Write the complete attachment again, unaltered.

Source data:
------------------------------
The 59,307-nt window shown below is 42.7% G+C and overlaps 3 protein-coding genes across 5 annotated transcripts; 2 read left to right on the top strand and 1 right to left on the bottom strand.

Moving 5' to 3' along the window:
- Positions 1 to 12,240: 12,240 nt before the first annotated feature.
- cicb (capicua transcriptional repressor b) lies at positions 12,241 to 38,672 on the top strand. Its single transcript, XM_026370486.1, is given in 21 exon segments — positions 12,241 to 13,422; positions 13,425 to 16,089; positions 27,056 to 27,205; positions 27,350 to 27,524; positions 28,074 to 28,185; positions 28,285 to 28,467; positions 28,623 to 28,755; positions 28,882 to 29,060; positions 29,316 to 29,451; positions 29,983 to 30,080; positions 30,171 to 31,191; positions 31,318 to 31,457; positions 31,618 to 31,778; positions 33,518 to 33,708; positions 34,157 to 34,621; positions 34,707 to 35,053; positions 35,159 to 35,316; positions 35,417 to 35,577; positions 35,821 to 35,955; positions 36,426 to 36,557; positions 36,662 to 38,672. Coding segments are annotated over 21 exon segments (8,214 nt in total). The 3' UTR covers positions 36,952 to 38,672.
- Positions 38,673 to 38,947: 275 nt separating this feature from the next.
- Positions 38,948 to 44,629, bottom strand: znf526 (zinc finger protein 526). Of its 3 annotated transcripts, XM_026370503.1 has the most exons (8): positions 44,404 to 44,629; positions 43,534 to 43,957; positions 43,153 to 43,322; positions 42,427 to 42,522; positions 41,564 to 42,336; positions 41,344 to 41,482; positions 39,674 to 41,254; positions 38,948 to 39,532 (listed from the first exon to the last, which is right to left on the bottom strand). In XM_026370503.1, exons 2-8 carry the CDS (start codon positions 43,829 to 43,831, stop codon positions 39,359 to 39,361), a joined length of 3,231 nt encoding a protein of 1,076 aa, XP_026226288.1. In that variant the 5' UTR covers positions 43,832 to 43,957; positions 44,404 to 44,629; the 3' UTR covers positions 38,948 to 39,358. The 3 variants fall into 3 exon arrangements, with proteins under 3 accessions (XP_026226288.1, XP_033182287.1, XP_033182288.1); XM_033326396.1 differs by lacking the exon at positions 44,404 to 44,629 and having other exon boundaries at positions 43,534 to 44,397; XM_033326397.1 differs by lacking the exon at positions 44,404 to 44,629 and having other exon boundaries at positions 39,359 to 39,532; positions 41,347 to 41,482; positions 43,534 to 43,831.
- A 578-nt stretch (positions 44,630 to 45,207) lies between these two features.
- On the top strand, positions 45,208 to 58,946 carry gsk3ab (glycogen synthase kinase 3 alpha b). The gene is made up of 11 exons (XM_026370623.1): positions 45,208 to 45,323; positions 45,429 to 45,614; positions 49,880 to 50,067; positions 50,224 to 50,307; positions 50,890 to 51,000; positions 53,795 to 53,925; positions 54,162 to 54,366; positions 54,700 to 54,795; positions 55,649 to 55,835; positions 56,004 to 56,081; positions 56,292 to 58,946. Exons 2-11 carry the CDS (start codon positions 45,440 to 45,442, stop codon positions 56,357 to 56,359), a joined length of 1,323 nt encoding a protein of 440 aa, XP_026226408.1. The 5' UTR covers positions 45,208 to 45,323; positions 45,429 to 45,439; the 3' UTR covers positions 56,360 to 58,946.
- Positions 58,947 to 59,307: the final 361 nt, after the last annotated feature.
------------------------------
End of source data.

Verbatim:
The 59,307-nt window shown below is 42.7% G+C and overlaps 3 protein-coding genes across 5 annotated transcripts; 2 read left to right on the top strand and 1 right to left on the bottom strand.

Moving 5' to 3' along the window:
- Positions 1 to 12,240: 12,240 nt before the first annotated feature.
- cicb (capicua transcriptional repressor b) lies at positions 12,241 to 38,672 on the top strand. Its single transcript, XM_026370486.1, is given in 21 exon segments — positions 12,241 to 13,422; positions 13,425 to 16,089; positions 27,056 to 27,205; positions 27,350 to 27,524; positions 28,074 to 28,185; positions 28,285 to 28,467; positions 28,623 to 28,755; positions 28,882 to 29,060; positions 29,316 to 29,451; positions 29,983 to 30,080; positions 30,171 to 31,191; positions 31,318 to 31,457; positions 31,618 to 31,778; positions 33,518 to 33,708; positions 34,157 to 34,621; positions 34,707 to 35,053; positions 35,159 to 35,316; positions 35,417 to 35,577; positions 35,821 to 35,955; positions 36,426 to 36,557; positions 36,662 to 38,672. Coding segments are annotated over 21 exon segments (8,214 nt in total). The 3' UTR covers positions 36,952 to 38,672.
- Positions 38,673 to 38,947: 275 nt separating this feature from the next.
- Positions 38,948 to 44,629, bottom strand: znf526 (zinc finger protein 526). Of its 3 annotated transcripts, XM_026370503.1 has the most exons (8): positions 44,404 to 44,629; positions 43,534 to 43,957; positions 43,153 to 43,322; positions 42,427 to 42,522; positions 41,564 to 42,336; positions 41,344 to 41,482; positions 39,674 to 41,254; positions 38,948 to 39,532 (listed from the first exon to the last, which is right to left on the bottom strand). In XM_026370503.1, exons 2-8 carry the CDS (start codon positions 43,829 to 43,831, stop codon positions 39,359 to 39,361), a joined length of 3,231 nt encoding a protein of 1,076 aa, XP_026226288.1. In that variant the 5' UTR covers positions 43,832 to 43,957; positions 44,404 to 44,629; the 3' UTR covers positions 38,948 to 39,358. The 3 variants fall into 3 exon arrangements, with proteins under 3 accessions (XP_026226288.1, XP_033182287.1, XP_033182288.1); XM_033326396.1 differs by lacking the exon at positions 44,404 to 44,629 and having other exon boundaries at positions 43,534 to 44,397; XM_033326397.1 differs by lacking the exon at positions 44,404 to 44,629 and having other exon boundaries at positions 39,359 to 39,532; positions 41,347 to 41,482; positions 43,534 to 43,831.
- A 578-nt stretch (positions 44,630 to 45,207) lies between these two features.
- On the top strand, positions 45,208 to 58,946 carry gsk3ab (glycogen synthase kinase 3 alpha b). The gene is made up of 11 exons (XM_026370623.1): positions 45,208 to 45,323; positions 45,429 to 45,614; positions 49,880 to 50,067; positions 50,224 to 50,307; positions 50,890 to 51,000; positions 53,795 to 53,925; positions 54,162 to 54,366; positions 54,700 to 54,795; positions 55,649 to 55,835; positions 56,004 to 56,081; positions 56,292 to 58,946. Exons 2-11 carry the CDS (start codon positions 45,440 to 45,442, stop codon positions 56,357 to 56,359), a joined length of 1,323 nt encoding a protein of 440 aa, XP_026226408.1. The 5' UTR covers positions 45,208 to 45,323; positions 45,429 to 45,439; the 3' UTR covers positions 56,360 to 58,946.
- Positions 58,947 to 59,307: the final 361 nt, after the last annotated feature.